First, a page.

Student traditions

One of the reasons why many students choose Uppsala University is its vibrant student life and traditions. While the traditions can often be traced far back into the past, they are constantly being renewed and adapted to our time.

Valborg – or the Last Day of April, as we say in Uppsala

Is it possible to raft the river Fyris when the water level is at its highest? Two students decided to try on 30 April 1975 – and that was the start of one of Uppsala's most popular traditions, the running of the falls.

The running of the falls is one of many events at Uppsala's largest student festival, the Last Day of April. The city’s streets are filled with people celebrating by having picnics in Ekonomikum Park, donning their student caps on the hill below Carolina Rediviva, watching the running of the falls, listening to spring songs by the Gunilla Bell and much more.

Celebrate the Last Day of April with Uppsala University

Crowd watching four people riding on a float on 30 April.

The student cap

One part of the Last Day of April celebrations in Uppsala is the traditional donning of the caps by Carolina Rediviva.

At precisely three o’clock in the afternoon the Vice-Chancellor raises a white cap, the signal for everyone to don their student cap and set off down Carolina Hill. Jubilation breaks out among the gathered crowds.

History of the student cap

360 degree panoramic view of the donning of the caps

People in a crowd on Carolina Hill putting on their student caps

Academic quarter

In the past, it went without saying that a lecture would begin at quarter past the hour, even if the timetable said 10 o’clock, for example. This tradition was known as the ‘academic quarter’.

The academic quarter survives to this day, though we now always write the exact time in the timetable, in notices and so on.

History of the academic quarter

Clock with Roman numerals showing quarter past one

Student nations

Uppsala ‘spexes’ are farces written in rhyming dialogue, often with historical motifs, songs and music. They have been performed since the 19th century. They differ from spexes in Lund, where the dialogue is not rhymed.

Another difference is that Uppsala spexes often allow the audience to influence the performance by shouting out commands. For example, the audience can demand a retake after an exchange of dialogue, which the actors then have to deliver in a new version.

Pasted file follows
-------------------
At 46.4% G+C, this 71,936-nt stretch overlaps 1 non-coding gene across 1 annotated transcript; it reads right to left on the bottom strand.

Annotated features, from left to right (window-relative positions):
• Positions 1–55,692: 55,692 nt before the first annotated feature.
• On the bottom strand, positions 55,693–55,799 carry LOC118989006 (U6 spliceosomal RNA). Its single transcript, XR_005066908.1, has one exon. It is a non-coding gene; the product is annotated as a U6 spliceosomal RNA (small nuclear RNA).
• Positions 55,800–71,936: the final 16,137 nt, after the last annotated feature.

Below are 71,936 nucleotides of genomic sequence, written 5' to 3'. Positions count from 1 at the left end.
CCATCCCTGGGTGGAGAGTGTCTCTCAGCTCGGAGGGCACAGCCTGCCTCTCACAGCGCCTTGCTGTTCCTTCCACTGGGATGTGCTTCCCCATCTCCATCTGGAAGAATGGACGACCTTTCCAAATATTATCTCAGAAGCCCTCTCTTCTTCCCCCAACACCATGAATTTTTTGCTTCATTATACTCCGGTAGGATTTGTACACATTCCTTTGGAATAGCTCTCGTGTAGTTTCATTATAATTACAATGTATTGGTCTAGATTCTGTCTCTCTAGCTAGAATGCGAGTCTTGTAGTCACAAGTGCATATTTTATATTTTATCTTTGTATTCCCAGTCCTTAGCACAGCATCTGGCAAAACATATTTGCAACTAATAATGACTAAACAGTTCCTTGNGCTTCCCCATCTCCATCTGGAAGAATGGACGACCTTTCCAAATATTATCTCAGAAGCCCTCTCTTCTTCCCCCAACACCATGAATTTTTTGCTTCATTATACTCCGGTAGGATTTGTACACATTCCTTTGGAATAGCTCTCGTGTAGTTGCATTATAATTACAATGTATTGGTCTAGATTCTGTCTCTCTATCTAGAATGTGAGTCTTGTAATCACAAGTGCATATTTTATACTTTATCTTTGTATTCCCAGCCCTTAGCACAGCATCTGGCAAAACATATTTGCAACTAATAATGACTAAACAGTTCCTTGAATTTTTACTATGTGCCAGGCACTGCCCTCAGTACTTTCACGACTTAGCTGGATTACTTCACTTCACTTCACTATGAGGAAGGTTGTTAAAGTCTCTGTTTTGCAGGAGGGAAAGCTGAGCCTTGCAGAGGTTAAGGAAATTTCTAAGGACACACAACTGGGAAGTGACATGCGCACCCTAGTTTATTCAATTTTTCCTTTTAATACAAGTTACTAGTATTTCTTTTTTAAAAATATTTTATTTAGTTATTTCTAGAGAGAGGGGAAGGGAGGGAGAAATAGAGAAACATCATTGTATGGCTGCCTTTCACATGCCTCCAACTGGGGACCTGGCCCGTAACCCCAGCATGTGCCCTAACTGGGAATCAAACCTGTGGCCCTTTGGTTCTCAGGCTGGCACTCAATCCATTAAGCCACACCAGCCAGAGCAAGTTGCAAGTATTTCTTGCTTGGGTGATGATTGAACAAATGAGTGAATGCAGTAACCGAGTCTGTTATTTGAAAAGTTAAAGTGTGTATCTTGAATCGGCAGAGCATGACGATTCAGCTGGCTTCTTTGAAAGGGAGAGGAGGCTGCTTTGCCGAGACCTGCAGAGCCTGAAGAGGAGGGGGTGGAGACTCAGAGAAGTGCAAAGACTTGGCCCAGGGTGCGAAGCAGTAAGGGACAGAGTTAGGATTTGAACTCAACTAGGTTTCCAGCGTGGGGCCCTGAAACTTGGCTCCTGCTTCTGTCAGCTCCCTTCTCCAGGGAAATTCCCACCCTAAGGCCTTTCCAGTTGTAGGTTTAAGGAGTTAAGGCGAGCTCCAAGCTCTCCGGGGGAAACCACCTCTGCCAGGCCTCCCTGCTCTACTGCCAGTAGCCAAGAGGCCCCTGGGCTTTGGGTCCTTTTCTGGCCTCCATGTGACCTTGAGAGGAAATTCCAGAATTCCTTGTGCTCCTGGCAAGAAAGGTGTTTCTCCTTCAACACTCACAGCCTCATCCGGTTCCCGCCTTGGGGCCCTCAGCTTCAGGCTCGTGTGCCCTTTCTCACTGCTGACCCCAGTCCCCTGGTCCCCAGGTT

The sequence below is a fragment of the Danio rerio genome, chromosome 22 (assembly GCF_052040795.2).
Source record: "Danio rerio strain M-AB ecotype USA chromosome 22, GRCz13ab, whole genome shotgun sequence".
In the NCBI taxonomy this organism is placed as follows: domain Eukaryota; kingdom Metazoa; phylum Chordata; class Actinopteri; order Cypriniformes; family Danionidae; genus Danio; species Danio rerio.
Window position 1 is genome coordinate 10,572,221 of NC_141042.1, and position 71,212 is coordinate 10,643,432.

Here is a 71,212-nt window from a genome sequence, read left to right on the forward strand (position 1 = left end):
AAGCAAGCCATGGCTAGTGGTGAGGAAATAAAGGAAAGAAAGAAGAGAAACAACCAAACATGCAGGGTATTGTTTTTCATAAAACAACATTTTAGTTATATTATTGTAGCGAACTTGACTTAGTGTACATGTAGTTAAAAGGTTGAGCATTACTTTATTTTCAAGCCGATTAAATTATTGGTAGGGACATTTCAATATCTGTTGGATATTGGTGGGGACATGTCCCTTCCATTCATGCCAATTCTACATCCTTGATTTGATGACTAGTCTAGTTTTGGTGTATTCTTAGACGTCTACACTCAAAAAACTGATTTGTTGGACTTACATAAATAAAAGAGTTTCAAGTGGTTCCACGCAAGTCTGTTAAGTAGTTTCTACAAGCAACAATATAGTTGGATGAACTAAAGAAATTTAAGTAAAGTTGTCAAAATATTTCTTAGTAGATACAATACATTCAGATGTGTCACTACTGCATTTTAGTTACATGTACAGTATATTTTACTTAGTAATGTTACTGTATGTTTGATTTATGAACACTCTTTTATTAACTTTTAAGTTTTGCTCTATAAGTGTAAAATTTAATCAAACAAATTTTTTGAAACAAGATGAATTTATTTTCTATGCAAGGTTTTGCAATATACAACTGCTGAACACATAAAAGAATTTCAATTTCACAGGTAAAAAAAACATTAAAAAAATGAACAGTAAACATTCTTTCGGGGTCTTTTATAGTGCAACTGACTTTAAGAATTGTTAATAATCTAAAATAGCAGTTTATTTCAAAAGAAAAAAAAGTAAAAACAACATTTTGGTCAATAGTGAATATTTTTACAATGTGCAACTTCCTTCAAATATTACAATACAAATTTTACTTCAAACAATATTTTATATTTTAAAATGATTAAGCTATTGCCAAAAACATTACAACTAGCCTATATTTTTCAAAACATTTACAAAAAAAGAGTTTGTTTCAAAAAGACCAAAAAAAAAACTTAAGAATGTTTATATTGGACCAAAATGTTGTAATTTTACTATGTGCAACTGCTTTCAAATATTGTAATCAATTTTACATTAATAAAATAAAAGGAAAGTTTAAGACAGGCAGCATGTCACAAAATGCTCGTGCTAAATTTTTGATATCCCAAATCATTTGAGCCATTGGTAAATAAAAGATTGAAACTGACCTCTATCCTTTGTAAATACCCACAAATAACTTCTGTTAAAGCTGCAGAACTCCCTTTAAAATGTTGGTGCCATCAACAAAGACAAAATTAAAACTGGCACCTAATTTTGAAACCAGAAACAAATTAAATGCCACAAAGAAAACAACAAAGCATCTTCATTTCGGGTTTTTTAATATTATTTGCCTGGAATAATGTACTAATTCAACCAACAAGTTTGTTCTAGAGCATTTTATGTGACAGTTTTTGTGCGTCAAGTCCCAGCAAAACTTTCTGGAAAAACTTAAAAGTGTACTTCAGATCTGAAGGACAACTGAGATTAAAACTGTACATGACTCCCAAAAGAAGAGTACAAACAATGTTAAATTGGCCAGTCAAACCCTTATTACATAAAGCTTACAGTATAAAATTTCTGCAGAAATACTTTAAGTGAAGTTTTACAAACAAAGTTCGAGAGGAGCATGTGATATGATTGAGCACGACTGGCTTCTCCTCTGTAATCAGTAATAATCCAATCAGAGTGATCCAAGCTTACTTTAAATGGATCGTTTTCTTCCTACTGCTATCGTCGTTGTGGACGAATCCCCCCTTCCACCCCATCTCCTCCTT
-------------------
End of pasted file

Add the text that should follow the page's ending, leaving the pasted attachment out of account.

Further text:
Spexes are part of the rich cultural life of Uppsala’s student ‘nations’ or clubs. The nations were founded in the 17th century and have since served as a home away from home for students. Here – apart from being in a spex – you can grab a cup of coffee, read regional newspapers and magazines, study, borrow books from the nation library or join one of the many choirs and orchestras.

Student nations in Uppsala

Pennants outside a student nation

Orientation of new students

The University and the students’ unions arrange welcoming orientations every semester to introduce new students to Uppsala and its student life.

Information for new students on the Student Gateway

Nollning: Reception of new students in the past

Many students walking on a street in Visby. They are carrying backpacks.

The Flogsta scream

Every evening at 22:00, the students fling open their windows and the scream begins. No one knows exactly when students in the student housing area of Flogsta in Uppsala started screaming out their angst into the night. Some sources claim with certainty that this practice started as early as the 1970s, others that it arose during exam periods in the 1980s.

The Flogsta scream has become a tradition, an attraction and a much-needed safety valve for all those who feel now and then that a cry of angst can work wonders for handling the stress and demands of student life.

View over high-rise buildings in Flogsta at sunset